Historically, MRP systems typically were developed on a segregated basis, rather than as part of highly integrated information system. More recently, however, companies are beginning to logically relate many of their information subsystems to the MRP system. Bills of materials data, for example, can be shared with an engineering information system data base; order release and order receipts data can be shared by the order billing and accounts payable information systems; and inventory status data from MRP can be part of marketing or purchasing information system. This type of information integration, in fact, is exactly the impetus for a new generation of manufacturing planning and control systems.
Manufacturing resource planning (MRP II, or “closed loop” MRP) is an integrated information system that steps beyond first generation MRP to synchronize all aspects (not just manufacturing) of the business. The MRP II system coordinates sales, purchasing, manufacturing, finance, and engineering by adopting a focal production plan and by using one unified data base to plan and update the activities in all the systems. As shown in figure 8.3 the process involves developing a production plan from the business plan to specify monthly levels of production for each product line over the next one to five years. Since the production plan affects all the functional departments, it is developed by the consensus of executives and becomes their “game plan” for operations. The production department then is expected to produce at the committed levels, the sales department to sell at these levels, and the finance department to ensure adequate financial resource for these levels. Guided by the production plan, the master production schedule specifies the weekly quantities of specific products to be built. At this point a check is made to determine whether the capacity available is roughly adequate to sustain the proposed master schedule. If not, either the capacity or the master schedule must be changed. Once settled, the master schedule is used in the MRP logic, as previously described, to create material requirements and priority schedules for production. Then, an analysis of detailed capacity requirements determines whether capacity is sufficient for producing the specific components at each work center during the scheduled time periods. If not, the master schedule is revised to reflect the limited available capacity. After a realistic, capacity feasible schedule is developed, the emphasis shifts to execution of plan: purchase schedules and shop schedules are generated. From these schedules, work center loadings, shop floor control, and vendor follow-up activities can be determined to ensure that the master schedule is met.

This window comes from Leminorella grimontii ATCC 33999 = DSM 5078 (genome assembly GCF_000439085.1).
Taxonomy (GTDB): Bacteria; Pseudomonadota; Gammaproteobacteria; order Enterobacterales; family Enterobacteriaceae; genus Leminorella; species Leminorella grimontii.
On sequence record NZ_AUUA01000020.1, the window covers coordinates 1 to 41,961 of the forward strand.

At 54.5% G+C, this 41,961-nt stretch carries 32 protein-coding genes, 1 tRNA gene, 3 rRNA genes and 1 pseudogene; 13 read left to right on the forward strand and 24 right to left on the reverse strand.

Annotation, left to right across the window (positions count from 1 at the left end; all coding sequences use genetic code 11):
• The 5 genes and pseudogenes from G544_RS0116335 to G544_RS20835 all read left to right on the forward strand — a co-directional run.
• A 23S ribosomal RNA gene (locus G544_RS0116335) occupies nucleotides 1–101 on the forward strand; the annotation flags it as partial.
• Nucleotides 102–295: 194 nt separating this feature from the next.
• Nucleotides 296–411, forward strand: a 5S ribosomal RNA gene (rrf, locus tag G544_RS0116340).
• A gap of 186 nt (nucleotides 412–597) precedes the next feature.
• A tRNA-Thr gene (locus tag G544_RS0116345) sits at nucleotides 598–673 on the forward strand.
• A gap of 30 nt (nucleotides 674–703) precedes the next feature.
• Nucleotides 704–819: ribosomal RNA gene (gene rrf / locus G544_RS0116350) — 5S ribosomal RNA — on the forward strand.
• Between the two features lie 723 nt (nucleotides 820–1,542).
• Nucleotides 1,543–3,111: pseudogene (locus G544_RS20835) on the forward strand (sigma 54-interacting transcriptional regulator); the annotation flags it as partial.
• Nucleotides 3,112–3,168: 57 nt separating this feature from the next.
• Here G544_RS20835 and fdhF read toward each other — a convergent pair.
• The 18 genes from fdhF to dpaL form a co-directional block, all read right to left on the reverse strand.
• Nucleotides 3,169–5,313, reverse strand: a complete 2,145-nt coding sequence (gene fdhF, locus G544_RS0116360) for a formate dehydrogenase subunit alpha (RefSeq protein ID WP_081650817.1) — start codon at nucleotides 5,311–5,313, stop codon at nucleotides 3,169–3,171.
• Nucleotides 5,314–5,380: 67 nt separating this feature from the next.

One use of the MRP II system is to evaluate various business proposals.